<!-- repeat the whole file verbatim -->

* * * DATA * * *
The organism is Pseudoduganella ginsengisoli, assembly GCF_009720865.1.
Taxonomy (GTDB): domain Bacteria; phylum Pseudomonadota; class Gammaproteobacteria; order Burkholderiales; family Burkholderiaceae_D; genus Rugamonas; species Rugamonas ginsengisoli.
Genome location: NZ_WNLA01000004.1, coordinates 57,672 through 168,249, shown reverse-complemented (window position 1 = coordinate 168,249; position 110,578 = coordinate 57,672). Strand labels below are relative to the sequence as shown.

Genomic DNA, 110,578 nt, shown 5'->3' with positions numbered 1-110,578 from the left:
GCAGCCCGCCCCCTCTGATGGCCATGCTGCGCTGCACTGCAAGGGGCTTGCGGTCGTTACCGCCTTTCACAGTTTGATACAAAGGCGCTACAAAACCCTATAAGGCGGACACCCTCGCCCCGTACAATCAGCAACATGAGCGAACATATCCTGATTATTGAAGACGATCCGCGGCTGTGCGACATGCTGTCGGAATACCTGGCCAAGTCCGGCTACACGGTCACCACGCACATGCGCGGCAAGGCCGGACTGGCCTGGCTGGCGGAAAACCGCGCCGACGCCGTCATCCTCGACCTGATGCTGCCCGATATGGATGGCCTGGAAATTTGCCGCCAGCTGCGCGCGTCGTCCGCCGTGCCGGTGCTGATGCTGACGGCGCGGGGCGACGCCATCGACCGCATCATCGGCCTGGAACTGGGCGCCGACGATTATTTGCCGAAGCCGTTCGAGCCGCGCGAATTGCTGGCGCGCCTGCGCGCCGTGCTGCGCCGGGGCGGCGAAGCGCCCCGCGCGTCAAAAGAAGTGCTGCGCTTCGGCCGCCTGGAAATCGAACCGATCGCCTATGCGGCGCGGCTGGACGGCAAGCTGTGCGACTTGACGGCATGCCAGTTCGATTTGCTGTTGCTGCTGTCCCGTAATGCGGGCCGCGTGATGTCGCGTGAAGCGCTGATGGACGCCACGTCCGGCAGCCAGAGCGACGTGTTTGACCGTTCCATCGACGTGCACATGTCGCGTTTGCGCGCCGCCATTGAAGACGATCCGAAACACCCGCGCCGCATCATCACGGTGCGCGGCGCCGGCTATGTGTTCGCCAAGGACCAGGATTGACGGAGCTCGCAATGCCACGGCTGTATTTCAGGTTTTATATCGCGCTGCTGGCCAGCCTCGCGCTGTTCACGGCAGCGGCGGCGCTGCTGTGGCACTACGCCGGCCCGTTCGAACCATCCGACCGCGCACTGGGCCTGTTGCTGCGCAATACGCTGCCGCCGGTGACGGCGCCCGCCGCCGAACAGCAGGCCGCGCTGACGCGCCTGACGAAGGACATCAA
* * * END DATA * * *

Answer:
The organism is Pseudoduganella ginsengisoli, assembly GCF_009720865.1.
Taxonomy (GTDB): domain Bacteria; phylum Pseudomonadota; class Gammaproteobacteria; order Burkholderiales; family Burkholderiaceae_D; genus Rugamonas; species Rugamonas ginsengisoli.
Genome location: NZ_WNLA01000004.1, coordinates 57,672 through 168,249, shown reverse-complemented (window position 1 = coordinate 168,249; position 110,578 = coordinate 57,672). Strand labels below are relative to the sequence as shown.

Genomic DNA, 110,578 nt, shown 5'->3' with positions numbered 1-110,578 from the left:
GCAGCCCGCCCCCTCTGATGGCCATGCTGCGCTGCACTGCAAGGGGCTTGCGGTCGTTACCGCCTTTCACAGTTTGATACAAAGGCGCTACAAAACCCTATAAGGCGGACACCCTCGCCCCGTACAATCAGCAACATGAGCGAACATATCCTGATTATTGAAGACGATCCGCGGCTGTGCGACATGCTGTCGGAATACCTGGCCAAGTCCGGCTACACGGTCACCACGCACATGCGCGGCAAGGCCGGACTGGCCTGGCTGGCGGAAAACCGCGCCGACGCCGTCATCCTCGACCTGATGCTGCCCGATATGGATGGCCTGGAAATTTGCCGCCAGCTGCGCGCGTCGTCCGCCGTGCCGGTGCTGATGCTGACGGCGCGGGGCGACGCCATCGACCGCATCATCGGCCTGGAACTGGGCGCCGACGATTATTTGCCGAAGCCGTTCGAGCCGCGCGAATTGCTGGCGCGCCTGCGCGCCGTGCTGCGCCGGGGCGGCGAAGCGCCCCGCGCGTCAAAAGAAGTGCTGCGCTTCGGCCGCCTGGAAATCGAACCGATCGCCTATGCGGCGCGGCTGGACGGCAAGCTGTGCGACTTGACGGCATGCCAGTTCGATTTGCTGTTGCTGCTGTCCCGTAATGCGGGCCGCGTGATGTCGCGTGAAGCGCTGATGGACGCCACGTCCGGCAGCCAGAGCGACGTGTTTGACCGTTCCATCGACGTGCACATGTCGCGTTTGCGCGCCGCCATTGAAGACGATCCGAAACACCCGCGCCGCATCATCACGGTGCGCGGCGCCGGCTATGTGTTCGCCAAGGACCAGGATTGACGGAGCTCGCAATGCCACGGCTGTATTTCAGGTTTTATATCGCGCTGCTGGCCAGCCTCGCGCTGTTCACGGCAGCGGCGGCGCTGCTGTGGCACTACGCCGGCCCGTTCGAACCATCCGACCGCGCACTGGGCCTGTTGCTGCGCAATACGCTGCCGCCGGTGACGGCGCCCGCCGCCGAACAGCAGGCCGCGCTGACGCGCCTGACGAAGGACATCAA